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Major nursery backs EPA changes for pesticide workers
Jill Odom | May 2, 2016
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Monrovia supplies more than 5,000 garden centers with their plants.
Photo: pixabay.com

In 2017, a number of changes the U.S. Environmental Protection Agency has made to the Pesticide Worker Protection Standards will go into effect.

As mentioned in an earlier TLC article, EPA made these changes in order to reduce pesticide related illnesses among pesticide handlers, including those who work in nurseries and greenhouses.

A number of trade groups, including AmericanHort, opposed the changes, saying they’re unlikely to improve worker safety.

But , one of the leading wholesale nurseries in the United States, believes the changes are for the better.

“The Worker Protection Standard has done a lot to reduce risk and protect workers from the harmful effects of pesticides,” said Ron Tuckett, plant protection manager at Monrovia. “We believe in the importance of continual improvement and so we are in favor of EPA’s action to update and improve the Worker Protection Standard.”

One of the most notable changes is the requirement that training be conducted annually rather than every five years. Along with the increase in frequency, EPA is also introducing more content into the required training sessions.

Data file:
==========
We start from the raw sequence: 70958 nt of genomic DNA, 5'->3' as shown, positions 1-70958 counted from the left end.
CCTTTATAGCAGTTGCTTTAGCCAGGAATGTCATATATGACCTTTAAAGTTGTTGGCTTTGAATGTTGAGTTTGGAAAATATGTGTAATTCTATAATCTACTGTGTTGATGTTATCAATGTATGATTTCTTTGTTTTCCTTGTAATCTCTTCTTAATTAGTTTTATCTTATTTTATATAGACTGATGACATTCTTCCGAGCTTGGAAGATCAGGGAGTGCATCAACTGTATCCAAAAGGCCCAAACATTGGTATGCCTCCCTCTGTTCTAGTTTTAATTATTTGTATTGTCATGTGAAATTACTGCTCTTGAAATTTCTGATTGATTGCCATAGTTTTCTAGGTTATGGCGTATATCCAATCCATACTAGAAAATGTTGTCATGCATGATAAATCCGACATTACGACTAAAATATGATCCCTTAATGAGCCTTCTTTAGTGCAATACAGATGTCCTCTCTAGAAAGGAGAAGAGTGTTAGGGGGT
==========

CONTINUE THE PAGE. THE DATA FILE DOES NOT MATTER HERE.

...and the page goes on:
“I think EPA’s decision to improve training along with content will have a much higher return than increasing the frequency,” Tuckett said. “Focusing on those principles which are most important to the safety of the worker goes further than providing an abundance of information where important principles may be diluted or lost to the worker.”

Records of the training are now required and must be kept on hand for two years. Monrovia takes no issue with this alteration, as the company was keeping training records before doing so was mandatory.

While AmericanHort and its fellow trade groups noted it would be hard to comply with EPA’s modification on what is expected of decontamination supplies, Tuckett felt it clarified what amount was needed.

“It isn’t an issue and really it just better defines the previous rule, which was more vague (“enough water for routine washing and eye flush”).

Tuckett acknowledges the changes will result in higher costs for employers but says it’s worth the cost to protect workers.

“Just like this rule review,” he says, “the next time the rule comes up for review, I’m sure there will be more discussion about which changes have most benefited workers and at what costs.”

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